- Title: ARGENTINA: Argentine Catholics celebrate in pope's childhood barrio
- Date: 20th March 2013
- Summary: CATHOLIC IRMA EBREO OUTSIDE CHURCH (SOUNDBITE) (Spanish) CATHOLIC, IRMA EBREO, SAYING: "I am happy. For me it is very important to be alive and see what I am seeing now and what I saw this morning. It's impressive." VARIOUS OF CATHOLIC PROCESSION FROM CHURCH (SOUNDBITE) (Spanish) CATHOLIC, ENRIQUE CAMOLESE, SAYING: "I didn't meet him but yes I have friends and cousins who have traveled on the train and bus for example and it is very important. In life, I think that a person who says what they are going to do and do it is fundamental." FIREWORKS OUTSIDE CHURCH VARIOUS OF CATHOLIC FAITHFUL DURING PROCESSION
- Embargoed: 4th April 2013 13:00
- Location: Argentina
- Country: Argentina
- Topics: Politics,Religion
- Reuters ID: LVA30XEKMLAUTH0J2QYEKQA579TG
- Story Text: Catholic faithful converge on Pope Francis' childhood neighbourhood in Buenos Aires Flores to celebrate the inauguration of the new home-grown pontiff.
Argentine Catholics flocked to celebrate Pope Francis' inauguration in Buenos Aires' San Jose De Flores Church on Tuesday (March 19), the suburban church where the new pontiff first started his career in the clergy.
Faithful covered on the church's steps waving Vatican flags and singing praises after their fellow Argentine was formally appointed as head of the world's 1.2 billion Roman Catholics.
Francis is Latin America's first pontiff, breaking some 1,300 years of European papacies.
Local Irma Ebreo told Reuters she was happy to see history in the making.
"I am happy. For me it is very important to be alive and see what I am seeing now and what I saw this morning. It's impressive," she said.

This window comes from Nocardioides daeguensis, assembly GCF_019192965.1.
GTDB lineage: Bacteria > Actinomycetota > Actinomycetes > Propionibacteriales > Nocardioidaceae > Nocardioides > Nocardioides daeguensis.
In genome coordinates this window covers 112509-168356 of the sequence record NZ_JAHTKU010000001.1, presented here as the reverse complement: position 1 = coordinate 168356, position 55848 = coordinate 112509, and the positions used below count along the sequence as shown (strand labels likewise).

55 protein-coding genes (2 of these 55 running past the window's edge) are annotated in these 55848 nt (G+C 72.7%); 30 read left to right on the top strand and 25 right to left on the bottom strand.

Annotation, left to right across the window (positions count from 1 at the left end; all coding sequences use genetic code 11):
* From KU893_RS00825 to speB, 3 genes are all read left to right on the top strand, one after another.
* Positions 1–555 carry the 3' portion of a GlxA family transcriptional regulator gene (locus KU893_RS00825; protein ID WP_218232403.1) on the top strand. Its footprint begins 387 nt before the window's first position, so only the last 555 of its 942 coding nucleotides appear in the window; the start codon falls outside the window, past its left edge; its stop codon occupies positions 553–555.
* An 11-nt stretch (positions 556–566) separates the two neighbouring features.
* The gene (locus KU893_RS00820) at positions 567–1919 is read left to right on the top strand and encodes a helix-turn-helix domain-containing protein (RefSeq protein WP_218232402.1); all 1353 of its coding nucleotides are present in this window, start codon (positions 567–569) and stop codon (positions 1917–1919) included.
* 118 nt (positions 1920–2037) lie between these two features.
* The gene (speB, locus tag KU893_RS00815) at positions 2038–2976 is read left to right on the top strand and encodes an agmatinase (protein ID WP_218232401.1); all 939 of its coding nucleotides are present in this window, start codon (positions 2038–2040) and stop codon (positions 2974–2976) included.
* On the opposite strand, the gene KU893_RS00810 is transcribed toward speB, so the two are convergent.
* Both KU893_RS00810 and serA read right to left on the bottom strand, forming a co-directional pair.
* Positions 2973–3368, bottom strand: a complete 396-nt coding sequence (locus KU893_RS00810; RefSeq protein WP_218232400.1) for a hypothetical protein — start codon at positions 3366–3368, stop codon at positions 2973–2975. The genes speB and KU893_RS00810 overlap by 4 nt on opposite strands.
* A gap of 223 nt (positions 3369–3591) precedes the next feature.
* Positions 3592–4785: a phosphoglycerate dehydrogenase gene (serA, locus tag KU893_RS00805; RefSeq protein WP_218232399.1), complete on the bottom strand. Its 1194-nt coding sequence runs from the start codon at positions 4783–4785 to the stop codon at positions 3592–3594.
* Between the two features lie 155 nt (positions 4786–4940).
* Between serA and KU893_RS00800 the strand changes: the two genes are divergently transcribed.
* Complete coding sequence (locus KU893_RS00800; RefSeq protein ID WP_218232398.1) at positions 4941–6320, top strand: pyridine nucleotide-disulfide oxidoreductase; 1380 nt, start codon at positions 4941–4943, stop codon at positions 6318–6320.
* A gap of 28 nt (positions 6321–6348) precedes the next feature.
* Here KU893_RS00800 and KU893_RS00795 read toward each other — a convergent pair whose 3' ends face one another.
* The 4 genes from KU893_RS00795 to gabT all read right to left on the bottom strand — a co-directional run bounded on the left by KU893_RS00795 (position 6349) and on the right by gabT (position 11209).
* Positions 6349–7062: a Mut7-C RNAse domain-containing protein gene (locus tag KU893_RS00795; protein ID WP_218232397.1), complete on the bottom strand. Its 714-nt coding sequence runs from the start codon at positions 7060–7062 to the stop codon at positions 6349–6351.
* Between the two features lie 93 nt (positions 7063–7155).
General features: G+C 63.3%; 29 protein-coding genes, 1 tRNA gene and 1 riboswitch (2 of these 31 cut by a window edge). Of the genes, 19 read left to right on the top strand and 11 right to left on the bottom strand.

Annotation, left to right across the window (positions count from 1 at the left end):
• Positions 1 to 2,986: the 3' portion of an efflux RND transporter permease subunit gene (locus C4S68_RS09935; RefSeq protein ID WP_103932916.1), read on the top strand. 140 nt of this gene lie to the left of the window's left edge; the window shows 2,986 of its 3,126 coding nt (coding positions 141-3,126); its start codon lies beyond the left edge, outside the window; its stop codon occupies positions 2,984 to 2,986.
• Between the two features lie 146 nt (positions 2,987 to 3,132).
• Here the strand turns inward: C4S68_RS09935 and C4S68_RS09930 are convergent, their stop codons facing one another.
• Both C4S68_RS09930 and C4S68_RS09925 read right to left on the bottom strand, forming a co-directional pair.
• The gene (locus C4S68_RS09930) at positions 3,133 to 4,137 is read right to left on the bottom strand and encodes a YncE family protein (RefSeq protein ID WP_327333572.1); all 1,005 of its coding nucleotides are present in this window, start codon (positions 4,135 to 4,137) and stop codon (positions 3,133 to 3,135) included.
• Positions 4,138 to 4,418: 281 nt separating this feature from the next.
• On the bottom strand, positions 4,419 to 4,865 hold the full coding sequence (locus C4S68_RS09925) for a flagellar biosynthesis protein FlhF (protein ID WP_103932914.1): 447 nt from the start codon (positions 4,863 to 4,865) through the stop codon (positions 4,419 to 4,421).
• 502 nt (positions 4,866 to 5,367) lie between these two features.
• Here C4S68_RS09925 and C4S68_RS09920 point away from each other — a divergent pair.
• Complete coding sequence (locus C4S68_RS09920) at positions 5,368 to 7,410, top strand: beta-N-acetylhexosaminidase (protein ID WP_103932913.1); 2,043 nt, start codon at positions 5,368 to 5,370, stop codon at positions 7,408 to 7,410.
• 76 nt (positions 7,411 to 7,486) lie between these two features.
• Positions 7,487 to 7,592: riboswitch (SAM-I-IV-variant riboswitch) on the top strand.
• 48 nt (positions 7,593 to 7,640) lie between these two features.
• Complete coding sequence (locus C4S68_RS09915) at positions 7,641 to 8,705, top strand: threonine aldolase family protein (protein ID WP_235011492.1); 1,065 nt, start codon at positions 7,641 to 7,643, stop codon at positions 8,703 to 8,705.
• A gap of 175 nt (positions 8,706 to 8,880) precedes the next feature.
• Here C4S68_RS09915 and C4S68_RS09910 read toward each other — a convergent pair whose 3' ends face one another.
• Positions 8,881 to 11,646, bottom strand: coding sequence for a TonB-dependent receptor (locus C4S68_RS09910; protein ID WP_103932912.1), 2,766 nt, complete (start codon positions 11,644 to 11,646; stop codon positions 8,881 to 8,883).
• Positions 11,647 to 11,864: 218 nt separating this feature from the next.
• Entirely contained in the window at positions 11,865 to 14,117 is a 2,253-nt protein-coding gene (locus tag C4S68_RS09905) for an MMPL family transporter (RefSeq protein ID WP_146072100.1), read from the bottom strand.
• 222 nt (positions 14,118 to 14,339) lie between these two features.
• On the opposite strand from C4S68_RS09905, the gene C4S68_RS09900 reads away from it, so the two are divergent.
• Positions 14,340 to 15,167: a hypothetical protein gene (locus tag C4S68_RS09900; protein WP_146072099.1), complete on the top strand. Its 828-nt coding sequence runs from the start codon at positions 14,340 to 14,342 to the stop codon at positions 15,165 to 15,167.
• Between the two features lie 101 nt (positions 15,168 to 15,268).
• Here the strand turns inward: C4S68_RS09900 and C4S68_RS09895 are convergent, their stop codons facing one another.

Pope Francis' childhood neighbourhood of Flores is one of Buenos Aires' largest middle-class suburbs and now a popular destination for Catholic pilgrims.
In a procession through Flores' residential streets, proud residents celebrated their new home-grown pontiff formerly known as Cardinal Jorge Bergoglio.
"I didn't meet him but yes I have friends and cousins who have traveled on the train and bus for example and it is very important. In life, I think that a person who says what they are going to do and do it is fundamental," said Catholic faithful, Enrique Camolese.
Since his election last week, Francis has signaled a sharp change of style from his more aloof predecessor, Benedict, and laid out a clear moral path for the Church, which is beset by scandals, intrigue and strife.
Francis is seen as having a common touch and the communication skills that the Benedict lacked and has given signs already that he will bring a new broom to the crisis-hit papacy, favouring humility and simplicity over pomp and grandeur.
- Copyright Holder: REUTERS
- Copyright Notice: (c) Copyright Thomson Reuters 2013. Open For Restrictions - http://about.reuters.com/fulllegal.asp
- Usage Terms/Restrictions: None